But tradition is tradition. That's how the Rangers celebrate the walk-off, and Beltre found himself the one being doused after his team rallied for a 3-2 victory over the Phillies on Tuesday night. Beltre delivered the game-winning single with one out in the bottom of the ninth inning, driving home Shin-Soo Choo from second base.
"That's a lot of fun, getting to celebrate on the field like that," said Prince Fielder, who had one of two big walks in the inning to set up Beltre's game-winning hit.
"A good ballgame … a great team effort," manager Ron Washington said.
Beltre also had an RBI double in the seventh inning that tied the game, and he had two of the Rangers' three hits in 12 at-bats with runners in scoring position.
"That's what I have to do," Beltre said. "When you hit in the middle of the lineup, that's what you get paid to do. I feel confident in those situations, and I like the challenge. It was nice to get that first win. It was a really good game, good pitching on both sides, but we were able to come back and steal the win."
The game was scoreless through five innings in a duel between Rangers starter Martin Perez and A.J. Burnett of the Phillies. Perez gave up two in the top of the sixth, but instant replay kept the Phils from a possible bigger inning as Ben Revere was called out at second base on a pickoff play after the original safe call was reversed after review.
The reversal kept the Phillies from possibly breaking the game open. Instead, the Rangers got out of the inning down just 2-0, and their bullpen kept it close as Jason Frasor, Neal Cotts and Joakim Soria combined for 3 1/3 scoreless innings. Together they combined to retire 10 of the last 12 Phils hitters. Soria earned the victory by setting down the side in order in the ninth.
"It felt really good," Soria said. "The whole offseason we prepared for this, and now that it's here, you have to enjoy it. You always get up. If you lose that [feeling], you have to do something else. You have to have the emotions going on."
Burnett had allowed just four hits going into the bottom of the sixth, and he also had held the Rangers to 0-for-6 with runners in scoring position. But the Rangers brought his shutout to an end on a double by Alex Rios and a single by Mitch Moreland.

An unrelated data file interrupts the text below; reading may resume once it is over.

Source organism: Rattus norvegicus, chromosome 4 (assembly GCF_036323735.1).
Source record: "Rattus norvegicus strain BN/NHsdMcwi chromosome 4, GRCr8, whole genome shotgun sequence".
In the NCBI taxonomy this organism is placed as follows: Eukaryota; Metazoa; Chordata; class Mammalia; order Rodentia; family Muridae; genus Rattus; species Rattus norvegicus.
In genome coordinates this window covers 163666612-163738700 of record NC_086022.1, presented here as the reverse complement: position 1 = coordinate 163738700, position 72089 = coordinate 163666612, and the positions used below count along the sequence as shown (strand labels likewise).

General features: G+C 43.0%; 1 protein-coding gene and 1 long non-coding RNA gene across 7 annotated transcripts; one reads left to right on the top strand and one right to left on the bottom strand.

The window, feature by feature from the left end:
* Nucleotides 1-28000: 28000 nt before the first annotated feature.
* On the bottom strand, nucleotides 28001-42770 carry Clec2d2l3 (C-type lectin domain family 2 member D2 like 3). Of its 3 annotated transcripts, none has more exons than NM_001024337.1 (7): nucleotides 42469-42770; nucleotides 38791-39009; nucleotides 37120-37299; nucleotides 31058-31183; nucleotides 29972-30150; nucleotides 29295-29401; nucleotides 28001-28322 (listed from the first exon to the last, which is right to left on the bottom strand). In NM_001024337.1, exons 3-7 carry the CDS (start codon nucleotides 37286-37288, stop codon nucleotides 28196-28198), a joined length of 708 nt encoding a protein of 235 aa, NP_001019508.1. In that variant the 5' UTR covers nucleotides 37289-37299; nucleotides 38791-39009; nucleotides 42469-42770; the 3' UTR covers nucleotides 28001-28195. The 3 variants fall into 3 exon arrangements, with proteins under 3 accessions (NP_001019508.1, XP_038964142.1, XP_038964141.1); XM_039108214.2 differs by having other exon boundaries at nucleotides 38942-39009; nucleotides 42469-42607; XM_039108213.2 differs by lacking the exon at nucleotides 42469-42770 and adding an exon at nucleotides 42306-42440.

"Shutdown innings, you're going to hear that a lot," Burnett said. "That's what starters do. I think a shutdown inning in the sixth would've been huge. Would've kept them at bay a little bit. That sixth inning, you've got to shut them down."
Burnett exited after six, and the Rangers tied it up in the bottom of the seventh against left-handed reliever Jake Diekman. Choo led off with a single, was bunted to second by Elvis Andrus, and scored on a two-out double down the right-field line by Beltre.
Antonio Bastardo set the Rangers down in order in the eighth, and then Phillies manager Ryne Sandberg brought in rookie left-hander Mario Hollands to pitch the bottom of the ninth. Sandberg wanted the left-hander, with Choo leading off and Fielder hitting third in the inning. But Hollands, in his big league debut, walked Choo on four pitches.
"On base," said Choo, who was on base in four of five plate appearances. "I was thinking 'On base.' I saw him throw the first two balls, and I wanted to see two strikes before I swung. I didn't want to be too aggressive."
Andrus bunted Choo to second, bringing up Fielder. This time, Hollands worked the count full but couldn't get Fielder to chase a 95-mph fastball.
"You want to get a good pitch to drive there," Fielder said. "He made some good pitches. You're looking for a pitch to drive, but you don't want to swing at anything. You want to be selective, especially ahead in the count."
With Beltre due up, Sandberg brought in right-hander B.J.Rosenberg. But Beltre lined a 1-1 pitch to right-center to bring home Choo and set off a celebration at first base.
"Choo set the tone by not being too aggressive in the kid's first game," Washington said. "Prince did a great job, and Beltre … that's what he does. He gets big hits for us."
It makes for a chilling moment.